When someone comes to your website and likes what they see on the home page, the chances are they'll go on to check out the "About" page to learn about the person behind the service. This is even more likely if you're offering a very personal service such as anything in the health-related, personal growth, financial planning or another field where your clients bare their souls or details of their personal lives and finances to you.
Prospects want to know who they're dealing with. But many websites don't identify the person. And you're left with an odd feeling that you're doing business with a faceless entity.
I'm not talking about huge corporations here. Most people probably don't care who's behind amazon.com or Staples or Best Buy or other online retailers. They're at those sites to find a product and carry out a transaction with a company they already know.
I'm talking here about small businesses or sole proprietors where your business is inextricably linked to you.
Do your prospects know who you are?
People want to know who YOU are, not just the name of the company. It helps them to connect with you on a personal level. It's an easy way to begin to establish rapport with them.
If your website doesn't identify you but hides behind a company name, you've already lost an opportunity to build trust with visitors to your site. If that happens to me, unless I have an urgent need that trumps the lack of information I'll usually leave the site because there's a gap in what I need to know in order to consider opening a dialogue with you.
The truth is that people do business with people, not with the name of a company, no matter how cute or creative it is.
Let me know who you are and what qualifies you to do what you're trying to sell me. Otherwise why should I care? Take us behind the scenes of your life. Is there something in your background that makes you an ideal person to do what you're doing? Give us a glimpse into the person behind the service. This doesn't mean that you tell us every detail of your life: it's tempting to ramble and go off on tangents but your prospects don't need to know everything.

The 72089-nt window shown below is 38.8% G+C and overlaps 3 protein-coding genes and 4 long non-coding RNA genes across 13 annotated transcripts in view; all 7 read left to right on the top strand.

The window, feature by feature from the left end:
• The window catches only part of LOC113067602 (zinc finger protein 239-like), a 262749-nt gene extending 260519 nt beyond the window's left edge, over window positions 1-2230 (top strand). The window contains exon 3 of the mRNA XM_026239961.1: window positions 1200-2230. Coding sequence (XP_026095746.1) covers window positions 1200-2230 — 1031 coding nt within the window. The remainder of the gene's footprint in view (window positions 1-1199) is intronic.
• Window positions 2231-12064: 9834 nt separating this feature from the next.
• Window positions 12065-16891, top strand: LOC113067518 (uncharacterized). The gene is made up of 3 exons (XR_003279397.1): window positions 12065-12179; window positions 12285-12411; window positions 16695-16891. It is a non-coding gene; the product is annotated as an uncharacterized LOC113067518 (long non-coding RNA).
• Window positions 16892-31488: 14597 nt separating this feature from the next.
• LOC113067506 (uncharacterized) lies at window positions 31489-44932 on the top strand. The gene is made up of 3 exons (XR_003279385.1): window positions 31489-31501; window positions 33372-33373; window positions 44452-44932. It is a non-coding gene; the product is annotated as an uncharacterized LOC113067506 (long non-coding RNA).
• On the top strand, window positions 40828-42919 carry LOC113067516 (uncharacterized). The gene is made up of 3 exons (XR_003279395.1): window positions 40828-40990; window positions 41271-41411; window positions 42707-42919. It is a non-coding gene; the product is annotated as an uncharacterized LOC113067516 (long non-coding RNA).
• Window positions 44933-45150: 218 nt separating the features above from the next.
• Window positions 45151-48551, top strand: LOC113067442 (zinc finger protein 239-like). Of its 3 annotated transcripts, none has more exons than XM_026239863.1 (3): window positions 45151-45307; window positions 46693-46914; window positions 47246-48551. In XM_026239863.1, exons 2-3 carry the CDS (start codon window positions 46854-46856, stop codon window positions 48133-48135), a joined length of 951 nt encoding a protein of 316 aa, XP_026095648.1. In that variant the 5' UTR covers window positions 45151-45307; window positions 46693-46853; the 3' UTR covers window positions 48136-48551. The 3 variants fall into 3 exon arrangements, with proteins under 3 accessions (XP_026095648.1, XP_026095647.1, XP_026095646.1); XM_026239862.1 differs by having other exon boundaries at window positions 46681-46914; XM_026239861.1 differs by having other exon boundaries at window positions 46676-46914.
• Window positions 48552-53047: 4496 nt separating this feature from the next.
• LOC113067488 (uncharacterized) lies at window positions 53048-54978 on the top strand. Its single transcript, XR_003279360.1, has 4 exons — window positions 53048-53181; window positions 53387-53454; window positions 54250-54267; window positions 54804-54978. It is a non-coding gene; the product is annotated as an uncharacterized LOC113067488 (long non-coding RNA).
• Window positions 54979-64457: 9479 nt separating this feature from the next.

If you believe they need to know a lot more details about the company background, you can split your information into two parts - one part about the company and one about you personally, as the founder of the company. If you have several employees, you can have a section about each member of your team. There are many ways to organize your information: this is one.
Putting a photo on your "About" page gives your site visitors a sense of your energy and how you present yourself. It doesn't have to be a formal, buttoned-up, corporate-looking headshot. But it also doesn't mean showing a picture of you lounging on the beach - unless that's relevant to what you do. There's a happy middle ground where you can look informal but well put together and professional.
All these aspects will help you build a professional "About" page that connects with your ideal clients. It plays a huge role in building the 'know, like and trust' factor, so they are inspired to take the next step in your sales process.
If you need help with your professional bio, please get in touch. My contact details are at the bottom of this email.
Copyright 2013 Maggie Dennison. All rights reserved.
Maggie Dennison helps independent professionals and owners of small businesses speak and write so that their ideal clients know why they need them.
More info on her website at http://www.MyMarketingMessage.com